Apple Reportedly Promises Retail Workers More Schedule Flexibility Amid Union Efforts

A new report says Apple told some Apple Store retail staff it would give longer breaks between shifts and more flexible scheduling.

David Lumb Mobile Reporter
David Lumb is a mobile reporter covering how on-the-go gadgets like phones, tablets and smartwatches change our lives. Over the last decade, he's reviewed phones for TechRadar as well as covered tech, gaming, and culture for Engadget, Popular Mechanics, NBC Asian America, Increment, Fast Company and others. As a true Californian, he lives for coffee, beaches and burritos.
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David Lumb
2 min read
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While some Apple Store employees push to unionize, Apple has reportedly told some of its retail workers it's planning to make its scheduling rules more generous and flexible. 

For instance, Apple will extend the minimum time between shifts from 10 hours to 12 hours, impose a limit of three days per week that workers are allowed to work past 8 p.m. and reduce the number of consecutive days they can be scheduled to work from six days in a row to five (except during holidays or product launches), according to a Bloomberg report. Full-time retail staff will also be able to pick one dedicated weekend day off for every six-month period.

It's unclear when these new policies will go into effect. Unnamed Apple retail workers told Bloomberg that some will start in the next several weeks, but other scheduling changes might not happen until later in 2022.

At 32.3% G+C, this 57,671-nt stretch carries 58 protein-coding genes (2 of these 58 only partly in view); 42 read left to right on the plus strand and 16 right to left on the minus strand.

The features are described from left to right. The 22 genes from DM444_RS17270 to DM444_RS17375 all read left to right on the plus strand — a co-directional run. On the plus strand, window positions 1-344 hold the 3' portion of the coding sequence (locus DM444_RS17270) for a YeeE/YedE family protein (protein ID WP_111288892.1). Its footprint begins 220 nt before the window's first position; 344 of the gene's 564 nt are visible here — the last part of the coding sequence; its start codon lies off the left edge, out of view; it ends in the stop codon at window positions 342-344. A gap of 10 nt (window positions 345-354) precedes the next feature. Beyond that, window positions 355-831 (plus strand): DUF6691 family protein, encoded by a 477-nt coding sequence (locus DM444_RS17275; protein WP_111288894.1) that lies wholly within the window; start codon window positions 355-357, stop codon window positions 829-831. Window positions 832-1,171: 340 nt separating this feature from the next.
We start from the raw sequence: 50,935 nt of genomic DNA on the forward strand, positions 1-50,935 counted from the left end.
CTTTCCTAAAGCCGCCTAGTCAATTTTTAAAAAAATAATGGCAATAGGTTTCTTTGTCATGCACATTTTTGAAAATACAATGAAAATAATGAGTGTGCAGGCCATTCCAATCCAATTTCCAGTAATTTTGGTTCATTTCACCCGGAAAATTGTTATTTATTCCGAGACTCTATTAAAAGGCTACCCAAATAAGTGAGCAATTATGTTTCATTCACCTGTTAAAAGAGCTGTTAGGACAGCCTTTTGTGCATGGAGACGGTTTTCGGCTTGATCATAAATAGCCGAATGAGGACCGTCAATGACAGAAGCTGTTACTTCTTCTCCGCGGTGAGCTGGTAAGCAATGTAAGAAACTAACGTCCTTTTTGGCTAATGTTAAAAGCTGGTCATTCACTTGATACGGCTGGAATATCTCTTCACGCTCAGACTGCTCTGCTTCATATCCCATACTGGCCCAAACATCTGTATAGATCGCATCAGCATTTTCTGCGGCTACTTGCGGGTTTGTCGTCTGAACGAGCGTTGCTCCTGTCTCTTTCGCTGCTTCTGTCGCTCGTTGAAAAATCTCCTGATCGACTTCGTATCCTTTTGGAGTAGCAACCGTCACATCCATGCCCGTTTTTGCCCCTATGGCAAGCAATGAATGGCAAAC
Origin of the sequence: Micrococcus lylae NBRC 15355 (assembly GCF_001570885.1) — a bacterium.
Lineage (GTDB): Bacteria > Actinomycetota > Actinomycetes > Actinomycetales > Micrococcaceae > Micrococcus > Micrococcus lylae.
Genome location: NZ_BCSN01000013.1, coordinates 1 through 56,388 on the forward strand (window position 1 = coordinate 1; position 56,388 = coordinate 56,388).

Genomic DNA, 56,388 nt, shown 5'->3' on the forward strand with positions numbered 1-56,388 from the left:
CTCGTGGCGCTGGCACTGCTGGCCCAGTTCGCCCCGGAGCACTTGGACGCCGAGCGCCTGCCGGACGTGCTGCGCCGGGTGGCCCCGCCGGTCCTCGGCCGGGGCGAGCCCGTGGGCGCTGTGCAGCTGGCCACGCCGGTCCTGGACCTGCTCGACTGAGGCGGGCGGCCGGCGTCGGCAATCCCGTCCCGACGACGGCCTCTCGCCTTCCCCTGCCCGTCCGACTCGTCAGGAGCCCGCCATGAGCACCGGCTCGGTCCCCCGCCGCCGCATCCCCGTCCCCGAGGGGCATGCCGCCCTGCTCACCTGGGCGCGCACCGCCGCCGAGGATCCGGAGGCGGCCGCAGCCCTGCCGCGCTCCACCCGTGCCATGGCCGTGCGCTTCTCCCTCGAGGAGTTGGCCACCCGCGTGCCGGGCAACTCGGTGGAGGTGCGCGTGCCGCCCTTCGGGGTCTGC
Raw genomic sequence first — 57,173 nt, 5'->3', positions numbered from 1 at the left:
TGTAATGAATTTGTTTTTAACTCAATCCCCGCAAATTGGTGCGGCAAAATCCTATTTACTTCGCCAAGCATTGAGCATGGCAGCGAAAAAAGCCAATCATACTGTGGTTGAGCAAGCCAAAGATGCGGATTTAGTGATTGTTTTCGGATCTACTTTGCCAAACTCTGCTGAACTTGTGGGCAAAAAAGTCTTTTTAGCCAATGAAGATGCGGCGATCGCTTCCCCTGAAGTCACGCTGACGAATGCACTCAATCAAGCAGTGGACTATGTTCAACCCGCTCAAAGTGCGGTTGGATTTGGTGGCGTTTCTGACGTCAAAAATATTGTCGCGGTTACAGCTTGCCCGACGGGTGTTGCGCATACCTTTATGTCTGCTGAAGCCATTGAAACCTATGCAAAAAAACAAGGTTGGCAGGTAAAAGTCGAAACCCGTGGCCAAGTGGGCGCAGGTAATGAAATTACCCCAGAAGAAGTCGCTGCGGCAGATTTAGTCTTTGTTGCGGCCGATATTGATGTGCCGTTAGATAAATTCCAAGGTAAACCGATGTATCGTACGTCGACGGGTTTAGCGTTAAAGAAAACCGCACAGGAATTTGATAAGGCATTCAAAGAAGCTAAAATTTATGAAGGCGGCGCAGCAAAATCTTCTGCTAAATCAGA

Apple didn't immediately respond to a request for comment.

Apple, which became the world's first $3 trillion company in early 2022, has seen retail workers from a pair of Apple Store locations in Atlanta and New York organize their own unions. Apple hasn't recognized either union, and the workers in the Atlanta store recently withdrew from a union vote that had been scheduled for Thursday. The Communications Workers of America representing those workers say Apple violated the National Labor Relations Act and that a "free and fair election" was impossible. 

Other tech companies are facing union pushes from their own workers this year. In March, a group of Google Fiber contractors in Missouri successfully voted to unionize, becoming the first unit of the Alphabet Workers Union to bargain for a contract. An Amazon warehouse in Staten Island, New York, became the first to successfully unionize in early April, though another warehouse across town failed to ratify its union in May.